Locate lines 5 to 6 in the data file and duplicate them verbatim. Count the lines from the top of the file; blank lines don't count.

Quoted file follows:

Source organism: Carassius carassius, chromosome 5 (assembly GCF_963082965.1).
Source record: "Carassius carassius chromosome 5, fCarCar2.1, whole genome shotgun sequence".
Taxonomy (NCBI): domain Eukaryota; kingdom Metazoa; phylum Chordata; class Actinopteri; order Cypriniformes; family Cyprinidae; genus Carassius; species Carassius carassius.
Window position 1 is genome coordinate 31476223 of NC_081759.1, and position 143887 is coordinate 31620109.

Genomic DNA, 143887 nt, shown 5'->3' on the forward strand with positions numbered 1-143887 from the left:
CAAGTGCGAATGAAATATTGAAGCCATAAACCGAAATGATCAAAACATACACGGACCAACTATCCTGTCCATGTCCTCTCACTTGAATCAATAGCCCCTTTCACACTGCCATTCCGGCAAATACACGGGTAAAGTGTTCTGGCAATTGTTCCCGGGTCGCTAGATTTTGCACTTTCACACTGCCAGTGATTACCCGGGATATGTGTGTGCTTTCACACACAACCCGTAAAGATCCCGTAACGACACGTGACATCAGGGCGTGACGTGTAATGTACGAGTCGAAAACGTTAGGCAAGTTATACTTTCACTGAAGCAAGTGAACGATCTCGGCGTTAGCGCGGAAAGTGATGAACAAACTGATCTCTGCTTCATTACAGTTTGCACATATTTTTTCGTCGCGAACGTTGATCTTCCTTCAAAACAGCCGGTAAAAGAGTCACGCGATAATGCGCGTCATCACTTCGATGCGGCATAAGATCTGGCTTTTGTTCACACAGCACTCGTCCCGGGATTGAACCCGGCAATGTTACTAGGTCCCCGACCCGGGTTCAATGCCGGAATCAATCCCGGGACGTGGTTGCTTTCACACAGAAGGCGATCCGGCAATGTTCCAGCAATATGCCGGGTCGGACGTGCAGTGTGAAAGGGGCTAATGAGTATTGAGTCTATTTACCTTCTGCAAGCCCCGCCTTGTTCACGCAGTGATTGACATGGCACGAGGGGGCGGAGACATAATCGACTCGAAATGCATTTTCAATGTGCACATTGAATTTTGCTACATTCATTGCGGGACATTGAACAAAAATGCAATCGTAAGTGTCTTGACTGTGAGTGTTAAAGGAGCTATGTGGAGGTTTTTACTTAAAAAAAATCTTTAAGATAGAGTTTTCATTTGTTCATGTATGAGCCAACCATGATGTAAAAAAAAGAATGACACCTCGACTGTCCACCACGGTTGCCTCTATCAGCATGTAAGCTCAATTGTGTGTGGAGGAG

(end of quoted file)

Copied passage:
Genomic DNA, 143887 nt, shown 5'->3' on the forward strand with positions numbered 1-143887 from the left:
CAAGTGCGAATGAAATATTGAAGCCATAAACCGAAATGATCAAAACATACACGGACCAACTATCCTGTCCATGTCCTCTCACTTGAATCAATAGCCCCTTTCACACTGCCATTCCGGCAAATACACGGGTAAAGTGTTCTGGCAATTGTTCCCGGGTCGCTAGATTTTGCACTTTCACACTGCCAGTGATTACCCGGGATATGTGTGTGCTTTCACACACAACCCGTAAAGATCCCGTAACGACACGTGACATCAGGGCGTGACGTGTAATGTACGAGTCGAAAACGTTAGGCAAGTTATACTTTCACTGAAGCAAGTGAACGATCTCGGCGTTAGCGCGGAAAGTGATGAACAAACTGATCTCTGCTTCATTACAGTTTGCACATATTTTTTCGTCGCGAACGTTGATCTTCCTTCAAAACAGCCGGTAAAAGAGTCACGCGATAATGCGCGTCATCACTTCGATGCGGCATAAGATCTGGCTTTTGTTCACACAGCACTCGTCCCGGGATTGAACCCGGCAATGTTACTAGGTCCCCGACCCGGGTTCAATGCCGGAATCAATCCCGGGACGTGGTTGCTTTCACACAGAAGGCGATCCGGCAATGTTCCAGCAATATGCCGGGTCGGACGTGCAGTGTGAAAGGGGCTAATGAGTATTGAGTCTATTTACCTTCTGCAAGCCCCGCCTTGTTCACGCAGTGATTGACATGGCACGAGGGGGCGGAGACATAATCGACTCGAAATGCATTTTCAATGTGCACATTGAATTTTGCTACATTCATTGCGGGACATTGAACAAAAATGCAATCGTAAGTGTCTTGACTGTGAGTGTTAAAGGAGCTATGTGGAGGTTTTTACTTAAAAAAAATCTTTAAGATAGAGTTTTCATTTGTTCATGTATGAGCCAACCATGATGTAAAAAAAAGAATGACACCTCGACTGTCCACCACGGTTGCCTCTATCAGCATGTAAGCTCAATTGTGTGTGGAGGAG